Evaluation and treatment of a sprained ankle to determine the extent of the injury, speed up the healing process, and x-ray for a suspected fracture.
PHYSIOTHERAPY FOR ANKLE INJURIES
Ankle sprains are one of the most common sporting injuries. There are two main types of ankle sprains:
- Inversion sprain: This involves the foot twisting inwards so that the ligaments on the outside or lateral aspect of the ankle are overstretched. Approximately 90% of ankle sprains are inversion injuries.
- Eversion sprain: This involves the foot twisting outwards causing the deltoid ligament on the inside of the ankle to be overstretched.
ANKLE SPRAINS GRADES
Ankle sprains are graded according to the severity of the injury:
Grade 1: The ligament is stretched. There will normally be some swelling and pain on touching of the ligament and often with running or jumping.
Grade 2: There is a more severe stretching of the ligament with tearing of some of the fibres of the ligament. There will often be significant pain swelling and often bruising and it will be painful to walk on the foot.
Grade 3: There is a complete tear of the ligament. The ankle will be very painful and it will be extremely painful to walk on the foot. There may also be a feeling of weakness or instability in the ankle.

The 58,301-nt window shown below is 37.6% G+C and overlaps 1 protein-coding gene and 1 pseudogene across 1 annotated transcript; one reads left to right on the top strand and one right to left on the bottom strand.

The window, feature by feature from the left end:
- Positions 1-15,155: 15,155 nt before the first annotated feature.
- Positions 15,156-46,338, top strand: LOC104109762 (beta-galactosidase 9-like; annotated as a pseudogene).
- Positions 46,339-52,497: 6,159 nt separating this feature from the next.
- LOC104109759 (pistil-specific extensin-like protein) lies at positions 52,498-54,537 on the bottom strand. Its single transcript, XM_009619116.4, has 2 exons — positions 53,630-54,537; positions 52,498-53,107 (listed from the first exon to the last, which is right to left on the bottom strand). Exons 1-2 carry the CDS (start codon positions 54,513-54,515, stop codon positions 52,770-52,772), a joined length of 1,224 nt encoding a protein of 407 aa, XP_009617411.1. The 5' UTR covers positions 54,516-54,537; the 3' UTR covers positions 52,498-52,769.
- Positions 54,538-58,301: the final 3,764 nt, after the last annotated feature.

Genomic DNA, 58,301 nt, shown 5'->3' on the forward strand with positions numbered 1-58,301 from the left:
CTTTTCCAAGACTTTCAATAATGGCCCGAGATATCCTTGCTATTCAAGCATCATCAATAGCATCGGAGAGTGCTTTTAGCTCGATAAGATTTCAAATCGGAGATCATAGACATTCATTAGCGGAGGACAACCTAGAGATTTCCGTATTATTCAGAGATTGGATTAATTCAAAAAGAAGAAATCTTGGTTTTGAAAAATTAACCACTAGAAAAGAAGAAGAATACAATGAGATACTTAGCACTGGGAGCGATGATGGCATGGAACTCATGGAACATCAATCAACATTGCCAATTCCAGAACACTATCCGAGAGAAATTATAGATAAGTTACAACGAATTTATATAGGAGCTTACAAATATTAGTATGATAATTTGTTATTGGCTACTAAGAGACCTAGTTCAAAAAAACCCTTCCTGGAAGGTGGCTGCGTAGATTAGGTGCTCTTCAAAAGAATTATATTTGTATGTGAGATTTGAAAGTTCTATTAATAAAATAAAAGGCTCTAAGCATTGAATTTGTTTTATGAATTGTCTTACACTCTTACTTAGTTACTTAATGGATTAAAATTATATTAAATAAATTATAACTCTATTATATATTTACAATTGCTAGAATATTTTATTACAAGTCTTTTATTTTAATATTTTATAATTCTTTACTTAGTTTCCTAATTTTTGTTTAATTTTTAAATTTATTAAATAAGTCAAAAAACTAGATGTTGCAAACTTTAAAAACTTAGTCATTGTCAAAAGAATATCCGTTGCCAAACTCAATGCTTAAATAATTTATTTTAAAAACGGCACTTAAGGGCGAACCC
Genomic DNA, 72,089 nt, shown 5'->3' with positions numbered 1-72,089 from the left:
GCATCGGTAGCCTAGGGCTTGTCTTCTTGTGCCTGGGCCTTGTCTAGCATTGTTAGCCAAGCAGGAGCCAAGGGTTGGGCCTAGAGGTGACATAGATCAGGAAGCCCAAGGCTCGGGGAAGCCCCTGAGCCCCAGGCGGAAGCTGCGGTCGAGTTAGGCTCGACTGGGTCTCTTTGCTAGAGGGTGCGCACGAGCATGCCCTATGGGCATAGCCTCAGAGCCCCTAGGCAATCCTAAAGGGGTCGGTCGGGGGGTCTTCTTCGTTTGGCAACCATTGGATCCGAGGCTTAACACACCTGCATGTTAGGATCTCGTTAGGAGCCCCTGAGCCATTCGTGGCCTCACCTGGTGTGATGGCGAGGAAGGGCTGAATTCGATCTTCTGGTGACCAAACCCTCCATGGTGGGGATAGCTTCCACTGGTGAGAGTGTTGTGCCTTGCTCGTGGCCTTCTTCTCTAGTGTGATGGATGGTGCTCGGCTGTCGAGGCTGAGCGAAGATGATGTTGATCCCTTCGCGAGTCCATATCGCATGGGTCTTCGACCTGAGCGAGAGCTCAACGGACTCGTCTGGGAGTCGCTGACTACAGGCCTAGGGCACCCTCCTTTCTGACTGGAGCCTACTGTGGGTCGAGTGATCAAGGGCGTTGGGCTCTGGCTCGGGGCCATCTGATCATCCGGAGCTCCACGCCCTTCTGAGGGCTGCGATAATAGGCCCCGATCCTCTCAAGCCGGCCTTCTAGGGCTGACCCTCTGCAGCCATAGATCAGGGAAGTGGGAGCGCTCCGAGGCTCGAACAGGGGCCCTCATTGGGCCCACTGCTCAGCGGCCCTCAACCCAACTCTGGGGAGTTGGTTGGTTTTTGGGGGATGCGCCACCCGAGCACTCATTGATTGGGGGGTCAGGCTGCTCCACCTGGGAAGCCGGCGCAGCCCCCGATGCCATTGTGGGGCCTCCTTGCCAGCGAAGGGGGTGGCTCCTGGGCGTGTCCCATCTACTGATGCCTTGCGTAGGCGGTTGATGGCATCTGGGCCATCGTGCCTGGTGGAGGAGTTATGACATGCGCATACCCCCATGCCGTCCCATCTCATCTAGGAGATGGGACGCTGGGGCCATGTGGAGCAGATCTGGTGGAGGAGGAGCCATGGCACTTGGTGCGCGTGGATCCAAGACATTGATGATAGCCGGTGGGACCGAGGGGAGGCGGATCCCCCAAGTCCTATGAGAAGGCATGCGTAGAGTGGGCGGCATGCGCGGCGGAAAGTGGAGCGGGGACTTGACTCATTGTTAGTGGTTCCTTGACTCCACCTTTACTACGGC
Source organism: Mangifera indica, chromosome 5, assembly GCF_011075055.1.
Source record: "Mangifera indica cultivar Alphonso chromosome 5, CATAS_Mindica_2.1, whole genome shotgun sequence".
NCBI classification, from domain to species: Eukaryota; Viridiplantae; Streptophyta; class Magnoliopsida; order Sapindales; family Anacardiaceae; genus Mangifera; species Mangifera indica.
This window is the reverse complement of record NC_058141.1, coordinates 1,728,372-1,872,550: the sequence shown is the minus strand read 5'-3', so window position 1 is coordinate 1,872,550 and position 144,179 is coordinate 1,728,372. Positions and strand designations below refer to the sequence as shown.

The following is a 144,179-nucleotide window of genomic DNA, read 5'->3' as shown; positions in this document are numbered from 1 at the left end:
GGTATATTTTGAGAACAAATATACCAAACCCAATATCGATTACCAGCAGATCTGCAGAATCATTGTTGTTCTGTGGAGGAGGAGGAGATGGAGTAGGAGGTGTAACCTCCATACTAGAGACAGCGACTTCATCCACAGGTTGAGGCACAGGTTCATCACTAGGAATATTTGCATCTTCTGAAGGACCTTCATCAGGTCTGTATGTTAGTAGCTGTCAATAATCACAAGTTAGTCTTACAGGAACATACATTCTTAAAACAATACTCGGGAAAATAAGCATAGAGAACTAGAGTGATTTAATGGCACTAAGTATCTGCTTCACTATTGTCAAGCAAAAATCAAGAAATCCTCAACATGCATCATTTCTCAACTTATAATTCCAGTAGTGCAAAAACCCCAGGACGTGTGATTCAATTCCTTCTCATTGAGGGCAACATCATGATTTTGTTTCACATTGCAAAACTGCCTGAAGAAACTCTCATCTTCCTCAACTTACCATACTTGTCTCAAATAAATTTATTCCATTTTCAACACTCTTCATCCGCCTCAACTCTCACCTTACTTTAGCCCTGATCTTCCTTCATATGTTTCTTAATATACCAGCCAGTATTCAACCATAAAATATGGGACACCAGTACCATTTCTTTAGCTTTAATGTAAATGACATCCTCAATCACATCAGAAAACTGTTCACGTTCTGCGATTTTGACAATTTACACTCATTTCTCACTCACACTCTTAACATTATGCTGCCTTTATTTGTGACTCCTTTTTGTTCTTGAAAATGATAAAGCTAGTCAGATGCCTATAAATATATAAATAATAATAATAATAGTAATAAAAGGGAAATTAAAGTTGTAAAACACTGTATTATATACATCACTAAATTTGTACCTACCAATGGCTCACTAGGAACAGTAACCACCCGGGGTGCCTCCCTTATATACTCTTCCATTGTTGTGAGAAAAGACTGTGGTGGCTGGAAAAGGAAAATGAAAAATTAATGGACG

Early evaluation and treatment of a sprained ankle is important to determine the extent of the injury and speed up the healing process. If a fracture is suspected, it is necessary to have an x-ray.
The initial treatment of a sprained ankle involves the RICE protocol of Rest, Ice, Compression and Elevation and this should be done as soon as possible after the injury. Treatment will initially focus on limiting pain and swelling in the ankle. Manual therapy is used to restore full range of motion to the ankle joint. A rehabilitation programme will include stretching exercises to improve the flexibility of the calf muscles, strengthening exercises and proprioceptive or balance exercises to improve the control of the ankle joint.
Sports specific training will involve a graded activity programme of running and sport specific activities such as jumping, twisting and turning to allow the athlete to return to their sport as safely as possible.